How to Tell if Your Switch Is Patched
If you’re okay with accepting these risks, you need to check if your Switch has the patch before modding it. You can do that in a couple of different ways.
Use the “Is My Switch Patched?” Website
The easiest way to check is to use the Is My Switch Patched website. This free online tool will compare your Switch’s serial number to the list of confirmed unpatched and patched serials.
Start by selecting the four-digit prefix to your serial number. Is My Switch Patched has eight prefixes in a drop-down menu, making it easy to enter your code. After selecting the prefix, type in the rest of the characters in your serial number and hit “Enter.”
The website will give you one of three answers in the form of a colored box around your serial number. If the box is green, it means your Switch doesn’t have the patch and is moddable. A red box means you have a patched Switch and won’t be able to mod it.
If you see a yellow box, your Switch might have the patch but might not. That uncertainty comes from the fact that no one knows the exact time when Nintendo started rolling out patched Switches. Users have confirmed that some models within some serial number ranges have the fix, while others in the same range still have the Fusee Gelee vulnerability.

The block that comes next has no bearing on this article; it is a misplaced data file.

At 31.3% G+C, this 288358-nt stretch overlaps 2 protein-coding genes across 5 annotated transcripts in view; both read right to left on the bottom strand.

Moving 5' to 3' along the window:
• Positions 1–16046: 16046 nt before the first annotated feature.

Check the Serial Number Yourself
If you don’t want to give away your Switch’s serial number to a third party, you can also check it yourself. You can find your serial number on a sticker at the bottom-left of your Switch near the charging port. If the sticker is unreadable, you can find the number in your Switch’s system settings under “Serial Numbers” in the “System” submenu.
All serial numbers that begin with XJW1, XKJ1, XKW1 or XWW1 have the patch. All other serial number ranges depend on the numbers after the prefix.
For serial numbers starting with XAW1:
- Anything above XAW10120000000 has the patch.
- Numbers between XAW10000000000 and XAW10074000000 are moddable.
- Numbers between XAW10074000000 and XAW10120000000 are uncertain.
For serials starting with XAW4:
- Anything above XAW40012000000 has the patch.
- Numbers between XAW40000000000 and XAW40011000000 are moddable.